Furthermore, America’s allies would be expected to foot a greater share of the bill. Claiming the US has borne the brunt of defence spending that’s now protecting Asia and Europe, Trump would require other countries to boost their defence budgets if they ever want help from America. For instance, he has argued only four of NATO’s 28 member countries are spending the obligatory two percent of gross domestic product on their armed forces. If they don’t take more responsibility, he warned, “the US must let these countries defend themselves”. On the same subject, he warned that America would take a long, hard look at its defence treaties with Japan and South Korea, among others.

A bad deal for America
In matters of trade, Trump has foreshadowed a modern version of isolationism, in spite of the overwhelming evidence of the benefits of the free global exchange of goods. He has already repudiated the Trans-Pacific Partnership (calling it “a terrible deal”), which had just been agreed between 12 Pacific Rim countries, excluding China. He has also slammed the 22-year-old North American Free Trade Agreement (NAFTA) between the US, Canada and Mexico for “emptying” the US of jobs. He also appears to hold the World Trade Organisation (WTO) in scorn.

The incoming president’s rationale for setting up import duties against other countries’ goods is that President Obama’s “open borders” policy has created a $1trn trade deficit in manufacturing, with the rest of the world having stolen countless jobs from Americans. This statistic is questionable, to say the least. “We’re rebuilding other countries while weakening our own”, he argued.


seats were gained by Trump in the Electoral College vote


The dollar’s rise in the ICE US Dollar Index following Trump’s victory


miles – the length of the US-Mexico border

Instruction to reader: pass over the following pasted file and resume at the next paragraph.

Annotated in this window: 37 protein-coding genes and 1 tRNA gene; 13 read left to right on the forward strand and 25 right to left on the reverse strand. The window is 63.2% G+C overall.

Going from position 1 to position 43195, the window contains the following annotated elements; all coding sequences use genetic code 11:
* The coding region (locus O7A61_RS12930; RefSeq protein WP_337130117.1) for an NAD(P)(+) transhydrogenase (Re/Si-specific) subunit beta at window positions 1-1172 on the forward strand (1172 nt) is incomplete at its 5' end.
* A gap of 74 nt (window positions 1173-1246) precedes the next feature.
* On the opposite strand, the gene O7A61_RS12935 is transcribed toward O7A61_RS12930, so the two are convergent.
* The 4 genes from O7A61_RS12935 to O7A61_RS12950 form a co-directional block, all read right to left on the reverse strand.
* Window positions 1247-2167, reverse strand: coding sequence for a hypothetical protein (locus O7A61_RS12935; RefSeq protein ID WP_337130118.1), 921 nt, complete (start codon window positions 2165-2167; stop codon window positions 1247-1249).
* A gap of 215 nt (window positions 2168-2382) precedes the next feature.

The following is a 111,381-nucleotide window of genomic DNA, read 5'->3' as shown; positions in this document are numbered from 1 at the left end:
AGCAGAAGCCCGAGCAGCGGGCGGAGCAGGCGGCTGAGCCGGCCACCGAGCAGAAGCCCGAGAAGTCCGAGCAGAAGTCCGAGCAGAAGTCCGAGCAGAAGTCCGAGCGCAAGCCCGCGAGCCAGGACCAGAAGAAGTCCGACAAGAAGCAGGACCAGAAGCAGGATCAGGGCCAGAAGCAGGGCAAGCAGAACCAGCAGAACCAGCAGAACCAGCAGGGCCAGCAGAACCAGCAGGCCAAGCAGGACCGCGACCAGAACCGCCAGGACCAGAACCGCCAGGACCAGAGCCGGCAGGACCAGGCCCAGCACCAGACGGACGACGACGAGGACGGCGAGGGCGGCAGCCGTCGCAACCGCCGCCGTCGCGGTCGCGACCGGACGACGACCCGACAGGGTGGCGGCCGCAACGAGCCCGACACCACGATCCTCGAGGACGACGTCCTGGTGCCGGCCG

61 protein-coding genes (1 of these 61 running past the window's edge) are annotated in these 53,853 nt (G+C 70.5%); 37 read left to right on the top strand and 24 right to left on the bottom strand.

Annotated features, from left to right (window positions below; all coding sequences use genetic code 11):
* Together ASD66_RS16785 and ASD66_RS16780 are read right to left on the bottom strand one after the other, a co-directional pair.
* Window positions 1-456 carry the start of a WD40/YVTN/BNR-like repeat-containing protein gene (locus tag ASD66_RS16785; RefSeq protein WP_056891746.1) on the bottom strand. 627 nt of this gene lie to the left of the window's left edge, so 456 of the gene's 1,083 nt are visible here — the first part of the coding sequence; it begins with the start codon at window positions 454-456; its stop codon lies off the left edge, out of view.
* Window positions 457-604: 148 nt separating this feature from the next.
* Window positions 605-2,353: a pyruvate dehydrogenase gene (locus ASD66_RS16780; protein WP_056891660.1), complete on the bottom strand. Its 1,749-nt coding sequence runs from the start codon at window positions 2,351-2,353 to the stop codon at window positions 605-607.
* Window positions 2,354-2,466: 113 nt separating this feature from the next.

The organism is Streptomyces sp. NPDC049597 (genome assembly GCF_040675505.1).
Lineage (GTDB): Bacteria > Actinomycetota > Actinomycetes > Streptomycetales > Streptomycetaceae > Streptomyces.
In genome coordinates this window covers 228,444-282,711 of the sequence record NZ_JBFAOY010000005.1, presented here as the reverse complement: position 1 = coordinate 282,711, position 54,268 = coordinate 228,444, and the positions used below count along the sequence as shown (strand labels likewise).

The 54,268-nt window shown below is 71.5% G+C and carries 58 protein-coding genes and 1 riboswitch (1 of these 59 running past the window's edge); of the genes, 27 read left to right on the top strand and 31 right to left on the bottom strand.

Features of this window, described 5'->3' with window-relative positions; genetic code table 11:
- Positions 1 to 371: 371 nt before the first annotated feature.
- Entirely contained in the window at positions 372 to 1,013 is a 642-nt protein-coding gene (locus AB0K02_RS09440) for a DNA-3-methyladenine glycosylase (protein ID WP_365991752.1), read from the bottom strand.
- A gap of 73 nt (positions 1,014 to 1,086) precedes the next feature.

The Washington Post’s estimate for the cost of Trump’s infamous wall

But, as the respected independent Washington-based think tank Cato Institute warned: “His threat to dismantle NAFTA and to use import duties to force our trading partners to bend to his will would tank any economic recovery and have severe constitutional implications.”
In trade, as in its wider relationships with the outside world, America hasn’t been tough enough for Trump’s liking. As he put it: “In negotiation you must be willing to walk. The Iran [nuclear] deal, like so many of our worst agreements, is the result of not being willing to leave the table. When the other side knows you’re not going to walk, it becomes absolutely impossible to win.”

On the positive side, he added: “At the same time, your friends need to know that you will stick by the agreements that you have with them.”

Third, in all his administration’s decisions, the interests of America will come first, second and last. “I will view the world through the clear lens of American interests”, he promised to thunderous cheers on the campaign trail. “I will be America’s greatest defender and most loyal champion.”